Both band members also have impressive and influential discographies as solo artists. Thomas Bangalter has produced many dance recordings under his own name and aliases, including the (very-short-lived) supergroup Stardust, which scored an international hit with "Music Sounds Better with You". He is friends with film director Gaspar Noé and has contributed to several of his films, scoring Irréversible, assisting with the sound design of Enter the Void, and providing two songs to the soundtrack of Climax. Guy-Manuel de Homem-Christo also produced Kavinsky's hit song "Nightcall" (best known for its usage in Drive), as well as Sebastien Tellier's album Sexuality.

Finally, Daft Punk embody being The Faceless, having spent the bulk of their careers shrouding themselves in secrecy by appearing in public with masks on. Their most famous masks are the robot costumes they debuted for Discovery, which were progressively updated during each era of their career since. As the page quote suggests, the choice for secrecy was deliberate: it allows the band to enjoy their personal lives while making their music strictly about itself and audience satisfaction, not about themselves. Apart from some very early press photos, Daft Punk allowed a sculptor to carve their likenesses as full-size human statues, and even chose to do it without helmets, so any further speculation about their identities could be answered by the sculptures.

On February 22, 2021, the duo's publicist revealed that Daft Punk had split up, marking the end of a 28-year partnership. The announcement was accompanied by a short film fittingly titled "Epilogue", which is taken from the ending of Electroma. Neither Thomas nor Guy-Manuel have stated the reason for the split; however, friend and collaborator Todd Edwards has stated that both remain active separately.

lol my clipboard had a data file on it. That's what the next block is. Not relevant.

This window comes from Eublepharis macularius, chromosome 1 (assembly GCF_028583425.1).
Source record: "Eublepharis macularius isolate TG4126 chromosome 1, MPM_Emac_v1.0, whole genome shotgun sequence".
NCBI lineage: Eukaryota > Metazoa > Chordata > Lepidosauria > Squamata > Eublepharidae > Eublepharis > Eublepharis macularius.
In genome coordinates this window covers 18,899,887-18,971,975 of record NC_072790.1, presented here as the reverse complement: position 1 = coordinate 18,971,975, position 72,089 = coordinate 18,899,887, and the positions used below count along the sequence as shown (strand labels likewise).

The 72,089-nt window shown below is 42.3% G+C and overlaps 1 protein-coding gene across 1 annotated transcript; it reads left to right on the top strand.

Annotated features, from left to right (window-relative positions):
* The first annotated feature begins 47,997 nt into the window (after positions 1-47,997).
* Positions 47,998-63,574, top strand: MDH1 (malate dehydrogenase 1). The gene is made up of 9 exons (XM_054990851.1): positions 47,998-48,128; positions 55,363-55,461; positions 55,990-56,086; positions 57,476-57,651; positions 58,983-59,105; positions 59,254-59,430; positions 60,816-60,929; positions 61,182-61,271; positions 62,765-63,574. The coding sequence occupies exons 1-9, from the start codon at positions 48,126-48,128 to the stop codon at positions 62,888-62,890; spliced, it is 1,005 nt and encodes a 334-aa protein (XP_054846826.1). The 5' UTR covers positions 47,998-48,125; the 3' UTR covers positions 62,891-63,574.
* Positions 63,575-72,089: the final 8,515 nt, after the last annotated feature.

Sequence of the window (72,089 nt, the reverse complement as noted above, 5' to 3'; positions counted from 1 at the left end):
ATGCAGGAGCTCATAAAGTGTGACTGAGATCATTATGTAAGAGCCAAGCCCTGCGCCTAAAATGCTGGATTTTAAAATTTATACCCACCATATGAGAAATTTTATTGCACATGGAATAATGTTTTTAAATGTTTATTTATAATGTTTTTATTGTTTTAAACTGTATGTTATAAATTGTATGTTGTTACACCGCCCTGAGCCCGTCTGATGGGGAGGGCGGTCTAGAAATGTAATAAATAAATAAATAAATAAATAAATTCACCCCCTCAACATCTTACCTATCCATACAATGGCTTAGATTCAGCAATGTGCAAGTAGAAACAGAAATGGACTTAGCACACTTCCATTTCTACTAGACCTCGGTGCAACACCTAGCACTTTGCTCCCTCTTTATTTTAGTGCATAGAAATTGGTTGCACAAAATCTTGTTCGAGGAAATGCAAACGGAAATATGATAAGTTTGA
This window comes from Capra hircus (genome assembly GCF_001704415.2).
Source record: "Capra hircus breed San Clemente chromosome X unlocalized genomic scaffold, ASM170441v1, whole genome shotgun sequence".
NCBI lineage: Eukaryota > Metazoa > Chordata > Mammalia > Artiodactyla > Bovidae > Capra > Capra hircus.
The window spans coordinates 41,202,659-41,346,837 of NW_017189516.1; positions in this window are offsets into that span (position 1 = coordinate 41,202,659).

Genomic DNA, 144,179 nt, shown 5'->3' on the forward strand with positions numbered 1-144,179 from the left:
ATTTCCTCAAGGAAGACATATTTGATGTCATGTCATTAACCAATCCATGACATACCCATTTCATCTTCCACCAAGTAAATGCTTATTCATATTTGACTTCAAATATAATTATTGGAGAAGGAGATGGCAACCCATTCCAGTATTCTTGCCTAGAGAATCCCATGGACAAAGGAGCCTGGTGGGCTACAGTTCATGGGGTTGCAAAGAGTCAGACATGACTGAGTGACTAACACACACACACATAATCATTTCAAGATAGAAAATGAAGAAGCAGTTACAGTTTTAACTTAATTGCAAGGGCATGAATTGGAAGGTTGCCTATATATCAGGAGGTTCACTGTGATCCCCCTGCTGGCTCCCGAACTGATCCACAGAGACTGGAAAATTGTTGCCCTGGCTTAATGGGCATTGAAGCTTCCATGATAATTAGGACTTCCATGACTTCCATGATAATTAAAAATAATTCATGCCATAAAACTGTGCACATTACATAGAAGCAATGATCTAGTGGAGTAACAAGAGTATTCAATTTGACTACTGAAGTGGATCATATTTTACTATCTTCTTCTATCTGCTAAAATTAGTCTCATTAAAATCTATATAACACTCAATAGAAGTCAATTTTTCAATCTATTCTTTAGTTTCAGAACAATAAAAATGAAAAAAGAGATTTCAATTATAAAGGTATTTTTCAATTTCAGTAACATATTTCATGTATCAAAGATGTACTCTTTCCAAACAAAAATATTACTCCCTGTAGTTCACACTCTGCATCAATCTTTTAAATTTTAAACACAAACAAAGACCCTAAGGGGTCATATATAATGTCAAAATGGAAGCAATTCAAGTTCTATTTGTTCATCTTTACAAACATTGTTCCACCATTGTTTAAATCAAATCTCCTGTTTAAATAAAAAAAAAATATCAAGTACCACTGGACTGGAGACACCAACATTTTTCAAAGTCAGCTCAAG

A year after the news, the duo broke their silence to announce 25th-anniversary special editions of Homework and Alive 1997 on social media, also streaming a recording of a 1997 show — with both members unmasked — on Twitch. A year after that in turn, the duo announced a 10th-anniversary edition of Random Access Memories.


Daft Punk provides examples of the following tropes:

  • Aerith and Bob: Their names are Guillaume Emmanuel ("Guy-Manuel", or just "Guy-Man") de Homem-Christo... and Thomas Bangalter.
  • Album Title Drop:
    • The spoken lines of "WDPK 83.7 FM": "WDPK 83.7, the sound of tomorrow, the music of today, brings you exclusively Daft Punk's Homework."
    • "Fragments of Time" from ''Random Access Memories" gets close when it mentions "random memories".
  • all lowercase letters: Their name is rendered this way on their logo and album covers.
  • Animated Music Video: Interstella 5555 is essentially a glorified one of these, along with all of the Discovery music videos which were derived from it.
  • Appropriated Appellation: They took their name from a disparaging review of a previous band that the two members were in (a garage rock band called Darlin'), where the reviewer described the band's songs as "a daft punky thrash".
  • Arc Number: 9.
  • Arc Symbol: For Human After All, a television. There was one on the album cover, one on every single cover, a TV-styled intro for every music video, and songs such as "On/Off" and "Television Rules the Nation" continued the trend.